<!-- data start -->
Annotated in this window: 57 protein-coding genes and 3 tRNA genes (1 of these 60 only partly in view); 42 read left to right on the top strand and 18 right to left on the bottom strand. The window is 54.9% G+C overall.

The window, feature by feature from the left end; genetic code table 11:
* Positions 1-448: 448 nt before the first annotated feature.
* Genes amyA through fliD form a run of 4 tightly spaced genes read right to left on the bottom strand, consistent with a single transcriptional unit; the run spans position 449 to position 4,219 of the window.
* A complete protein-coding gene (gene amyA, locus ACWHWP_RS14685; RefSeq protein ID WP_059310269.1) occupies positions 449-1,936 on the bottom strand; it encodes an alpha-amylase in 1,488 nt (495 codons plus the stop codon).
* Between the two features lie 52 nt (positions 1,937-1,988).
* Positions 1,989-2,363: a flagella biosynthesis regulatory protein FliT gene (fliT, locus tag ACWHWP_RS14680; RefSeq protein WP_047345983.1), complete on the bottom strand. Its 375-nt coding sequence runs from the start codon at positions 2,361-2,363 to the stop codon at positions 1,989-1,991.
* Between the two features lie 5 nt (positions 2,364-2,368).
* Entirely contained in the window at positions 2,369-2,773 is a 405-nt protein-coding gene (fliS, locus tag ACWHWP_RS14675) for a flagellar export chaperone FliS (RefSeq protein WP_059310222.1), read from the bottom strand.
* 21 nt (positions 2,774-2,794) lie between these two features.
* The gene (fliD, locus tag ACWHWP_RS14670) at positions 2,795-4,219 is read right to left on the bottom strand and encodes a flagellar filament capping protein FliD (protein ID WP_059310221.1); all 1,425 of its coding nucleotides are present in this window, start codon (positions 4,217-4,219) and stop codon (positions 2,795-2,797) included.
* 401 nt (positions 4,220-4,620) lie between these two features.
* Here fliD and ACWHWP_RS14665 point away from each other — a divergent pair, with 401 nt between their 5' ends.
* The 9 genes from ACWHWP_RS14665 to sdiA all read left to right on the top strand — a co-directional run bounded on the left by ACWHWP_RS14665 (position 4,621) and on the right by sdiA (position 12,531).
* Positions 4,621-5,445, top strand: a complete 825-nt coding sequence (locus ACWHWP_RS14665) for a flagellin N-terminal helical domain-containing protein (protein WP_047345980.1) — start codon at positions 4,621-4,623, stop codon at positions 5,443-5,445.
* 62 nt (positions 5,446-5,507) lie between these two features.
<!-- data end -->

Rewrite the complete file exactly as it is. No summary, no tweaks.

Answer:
Annotated in this window: 57 protein-coding genes and 3 tRNA genes (1 of these 60 only partly in view); 42 read left to right on the top strand and 18 right to left on the bottom strand. The window is 54.9% G+C overall.

The window, feature by feature from the left end; genetic code table 11:
* Positions 1-448: 448 nt before the first annotated feature.
* Genes amyA through fliD form a run of 4 tightly spaced genes read right to left on the bottom strand, consistent with a single transcriptional unit; the run spans position 449 to position 4,219 of the window.
* A complete protein-coding gene (gene amyA, locus ACWHWP_RS14685; RefSeq protein ID WP_059310269.1) occupies positions 449-1,936 on the bottom strand; it encodes an alpha-amylase in 1,488 nt (495 codons plus the stop codon).
* Between the two features lie 52 nt (positions 1,937-1,988).
* Positions 1,989-2,363: a flagella biosynthesis regulatory protein FliT gene (fliT, locus tag ACWHWP_RS14680; RefSeq protein WP_047345983.1), complete on the bottom strand. Its 375-nt coding sequence runs from the start codon at positions 2,361-2,363 to the stop codon at positions 1,989-1,991.
* Between the two features lie 5 nt (positions 2,364-2,368).
* Entirely contained in the window at positions 2,369-2,773 is a 405-nt protein-coding gene (fliS, locus tag ACWHWP_RS14675) for a flagellar export chaperone FliS (RefSeq protein WP_059310222.1), read from the bottom strand.
* 21 nt (positions 2,774-2,794) lie between these two features.
* The gene (fliD, locus tag ACWHWP_RS14670) at positions 2,795-4,219 is read right to left on the bottom strand and encodes a flagellar filament capping protein FliD (protein ID WP_059310221.1); all 1,425 of its coding nucleotides are present in this window, start codon (positions 4,217-4,219) and stop codon (positions 2,795-2,797) included.
* 401 nt (positions 4,220-4,620) lie between these two features.
* Here fliD and ACWHWP_RS14665 point away from each other — a divergent pair, with 401 nt between their 5' ends.
* The 9 genes from ACWHWP_RS14665 to sdiA all read left to right on the top strand — a co-directional run bounded on the left by ACWHWP_RS14665 (position 4,621) and on the right by sdiA (position 12,531).
* Positions 4,621-5,445, top strand: a complete 825-nt coding sequence (locus ACWHWP_RS14665) for a flagellin N-terminal helical domain-containing protein (protein WP_047345980.1) — start codon at positions 4,621-4,623, stop codon at positions 5,443-5,445.
* 62 nt (positions 5,446-5,507) lie between these two features.